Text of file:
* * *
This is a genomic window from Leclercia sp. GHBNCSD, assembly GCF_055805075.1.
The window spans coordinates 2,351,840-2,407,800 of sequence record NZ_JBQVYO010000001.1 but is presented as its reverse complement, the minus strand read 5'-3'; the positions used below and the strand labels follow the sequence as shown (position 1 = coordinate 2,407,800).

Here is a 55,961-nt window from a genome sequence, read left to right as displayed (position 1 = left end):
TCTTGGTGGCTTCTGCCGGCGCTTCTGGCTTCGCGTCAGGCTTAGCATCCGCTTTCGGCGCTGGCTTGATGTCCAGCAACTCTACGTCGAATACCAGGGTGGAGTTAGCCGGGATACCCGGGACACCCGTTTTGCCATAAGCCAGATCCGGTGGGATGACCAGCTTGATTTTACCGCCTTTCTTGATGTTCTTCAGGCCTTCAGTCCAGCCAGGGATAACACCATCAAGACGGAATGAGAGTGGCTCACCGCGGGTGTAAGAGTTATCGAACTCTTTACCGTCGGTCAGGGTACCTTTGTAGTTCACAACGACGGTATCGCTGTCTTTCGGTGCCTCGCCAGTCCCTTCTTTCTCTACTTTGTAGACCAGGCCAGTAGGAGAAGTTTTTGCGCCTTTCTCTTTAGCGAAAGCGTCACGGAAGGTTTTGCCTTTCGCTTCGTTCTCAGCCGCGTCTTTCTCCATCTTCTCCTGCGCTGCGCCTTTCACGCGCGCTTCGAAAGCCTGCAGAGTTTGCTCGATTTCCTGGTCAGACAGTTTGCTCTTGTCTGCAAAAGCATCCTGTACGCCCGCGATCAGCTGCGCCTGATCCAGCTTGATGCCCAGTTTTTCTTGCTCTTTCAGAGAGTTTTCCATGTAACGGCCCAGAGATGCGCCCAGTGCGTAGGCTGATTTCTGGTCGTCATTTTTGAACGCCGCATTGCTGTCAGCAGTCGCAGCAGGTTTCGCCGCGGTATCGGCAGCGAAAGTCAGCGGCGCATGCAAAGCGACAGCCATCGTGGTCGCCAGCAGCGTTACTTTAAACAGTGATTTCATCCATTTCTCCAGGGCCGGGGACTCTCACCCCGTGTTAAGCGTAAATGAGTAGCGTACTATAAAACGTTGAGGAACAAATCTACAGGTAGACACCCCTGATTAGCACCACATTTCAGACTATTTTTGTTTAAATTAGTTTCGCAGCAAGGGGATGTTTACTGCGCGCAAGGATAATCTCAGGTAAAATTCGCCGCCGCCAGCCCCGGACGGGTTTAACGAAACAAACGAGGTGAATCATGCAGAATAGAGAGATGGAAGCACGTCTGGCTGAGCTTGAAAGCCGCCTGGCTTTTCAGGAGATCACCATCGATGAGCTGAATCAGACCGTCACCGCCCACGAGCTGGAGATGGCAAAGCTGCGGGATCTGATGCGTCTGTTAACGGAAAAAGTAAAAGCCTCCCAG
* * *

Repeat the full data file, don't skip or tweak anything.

This is a genomic window from Leclercia sp. GHBNCSD, assembly GCF_055805075.1.
The window spans coordinates 2,351,840-2,407,800 of sequence record NZ_JBQVYO010000001.1 but is presented as its reverse complement, the minus strand read 5'-3'; the positions used below and the strand labels follow the sequence as shown (position 1 = coordinate 2,407,800).

Here is a 55,961-nt window from a genome sequence, read left to right as displayed (position 1 = left end):
TCTTGGTGGCTTCTGCCGGCGCTTCTGGCTTCGCGTCAGGCTTAGCATCCGCTTTCGGCGCTGGCTTGATGTCCAGCAACTCTACGTCGAATACCAGGGTGGAGTTAGCCGGGATACCCGGGACACCCGTTTTGCCATAAGCCAGATCCGGTGGGATGACCAGCTTGATTTTACCGCCTTTCTTGATGTTCTTCAGGCCTTCAGTCCAGCCAGGGATAACACCATCAAGACGGAATGAGAGTGGCTCACCGCGGGTGTAAGAGTTATCGAACTCTTTACCGTCGGTCAGGGTACCTTTGTAGTTCACAACGACGGTATCGCTGTCTTTCGGTGCCTCGCCAGTCCCTTCTTTCTCTACTTTGTAGACCAGGCCAGTAGGAGAAGTTTTTGCGCCTTTCTCTTTAGCGAAAGCGTCACGGAAGGTTTTGCCTTTCGCTTCGTTCTCAGCCGCGTCTTTCTCCATCTTCTCCTGCGCTGCGCCTTTCACGCGCGCTTCGAAAGCCTGCAGAGTTTGCTCGATTTCCTGGTCAGACAGTTTGCTCTTGTCTGCAAAAGCATCCTGTACGCCCGCGATCAGCTGCGCCTGATCCAGCTTGATGCCCAGTTTTTCTTGCTCTTTCAGAGAGTTTTCCATGTAACGGCCCAGAGATGCGCCCAGTGCGTAGGCTGATTTCTGGTCGTCATTTTTGAACGCCGCATTGCTGTCAGCAGTCGCAGCAGGTTTCGCCGCGGTATCGGCAGCGAAAGTCAGCGGCGCATGCAAAGCGACAGCCATCGTGGTCGCCAGCAGCGTTACTTTAAACAGTGATTTCATCCATTTCTCCAGGGCCGGGGACTCTCACCCCGTGTTAAGCGTAAATGAGTAGCGTACTATAAAACGTTGAGGAACAAATCTACAGGTAGACACCCCTGATTAGCACCACATTTCAGACTATTTTTGTTTAAATTAGTTTCGCAGCAAGGGGATGTTTACTGCGCGCAAGGATAATCTCAGGTAAAATTCGCCGCCGCCAGCCCCGGACGGGTTTAACGAAACAAACGAGGTGAATCATGCAGAATAGAGAGATGGAAGCACGTCTGGCTGAGCTTGAAAGCCGCCTGGCTTTTCAGGAGATCACCATCGATGAGCTGAATCAGACCGTCACCGCCCACGAGCTGGAGATGGCAAAGCTGCGGGATCTGATGCGTCTGTTAACGGAAAAAGTAAAAGCCTCCCAG